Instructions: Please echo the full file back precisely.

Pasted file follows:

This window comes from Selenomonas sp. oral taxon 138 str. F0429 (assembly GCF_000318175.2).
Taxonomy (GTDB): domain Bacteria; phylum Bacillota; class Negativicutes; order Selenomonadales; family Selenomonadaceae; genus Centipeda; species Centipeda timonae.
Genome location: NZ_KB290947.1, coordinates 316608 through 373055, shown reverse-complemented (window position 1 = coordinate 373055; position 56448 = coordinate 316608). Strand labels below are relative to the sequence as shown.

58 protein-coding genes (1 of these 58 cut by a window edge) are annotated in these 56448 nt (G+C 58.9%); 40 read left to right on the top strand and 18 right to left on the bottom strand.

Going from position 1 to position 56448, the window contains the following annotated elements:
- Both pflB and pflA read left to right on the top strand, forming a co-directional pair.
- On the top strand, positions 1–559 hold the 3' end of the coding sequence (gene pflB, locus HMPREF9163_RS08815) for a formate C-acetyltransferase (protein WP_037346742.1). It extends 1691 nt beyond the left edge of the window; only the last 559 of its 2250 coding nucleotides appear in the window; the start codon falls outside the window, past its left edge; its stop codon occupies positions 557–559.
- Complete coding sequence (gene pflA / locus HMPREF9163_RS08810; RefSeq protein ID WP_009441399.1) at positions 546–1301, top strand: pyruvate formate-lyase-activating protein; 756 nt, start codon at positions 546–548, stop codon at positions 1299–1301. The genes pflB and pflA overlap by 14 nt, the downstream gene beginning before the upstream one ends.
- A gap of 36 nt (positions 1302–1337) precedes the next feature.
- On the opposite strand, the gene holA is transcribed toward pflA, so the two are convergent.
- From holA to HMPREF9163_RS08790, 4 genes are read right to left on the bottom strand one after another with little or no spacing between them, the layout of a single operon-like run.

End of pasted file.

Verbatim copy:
This window comes from Selenomonas sp. oral taxon 138 str. F0429 (assembly GCF_000318175.2).
Taxonomy (GTDB): domain Bacteria; phylum Bacillota; class Negativicutes; order Selenomonadales; family Selenomonadaceae; genus Centipeda; species Centipeda timonae.
Genome location: NZ_KB290947.1, coordinates 316608 through 373055, shown reverse-complemented (window position 1 = coordinate 373055; position 56448 = coordinate 316608). Strand labels below are relative to the sequence as shown.

58 protein-coding genes (1 of these 58 cut by a window edge) are annotated in these 56448 nt (G+C 58.9%); 40 read left to right on the top strand and 18 right to left on the bottom strand.

Going from position 1 to position 56448, the window contains the following annotated elements:
- Both pflB and pflA read left to right on the top strand, forming a co-directional pair.
- On the top strand, positions 1–559 hold the 3' end of the coding sequence (gene pflB, locus HMPREF9163_RS08815) for a formate C-acetyltransferase (protein WP_037346742.1). It extends 1691 nt beyond the left edge of the window; only the last 559 of its 2250 coding nucleotides appear in the window; the start codon falls outside the window, past its left edge; its stop codon occupies positions 557–559.
- Complete coding sequence (gene pflA / locus HMPREF9163_RS08810; RefSeq protein ID WP_009441399.1) at positions 546–1301, top strand: pyruvate formate-lyase-activating protein; 756 nt, start codon at positions 546–548, stop codon at positions 1299–1301. The genes pflB and pflA overlap by 14 nt, the downstream gene beginning before the upstream one ends.
- A gap of 36 nt (positions 1302–1337) precedes the next feature.
- On the opposite strand, the gene holA is transcribed toward pflA, so the two are convergent.
- From holA to HMPREF9163_RS08790, 4 genes are read right to left on the bottom strand one after another with little or no spacing between them, the layout of a single operon-like run.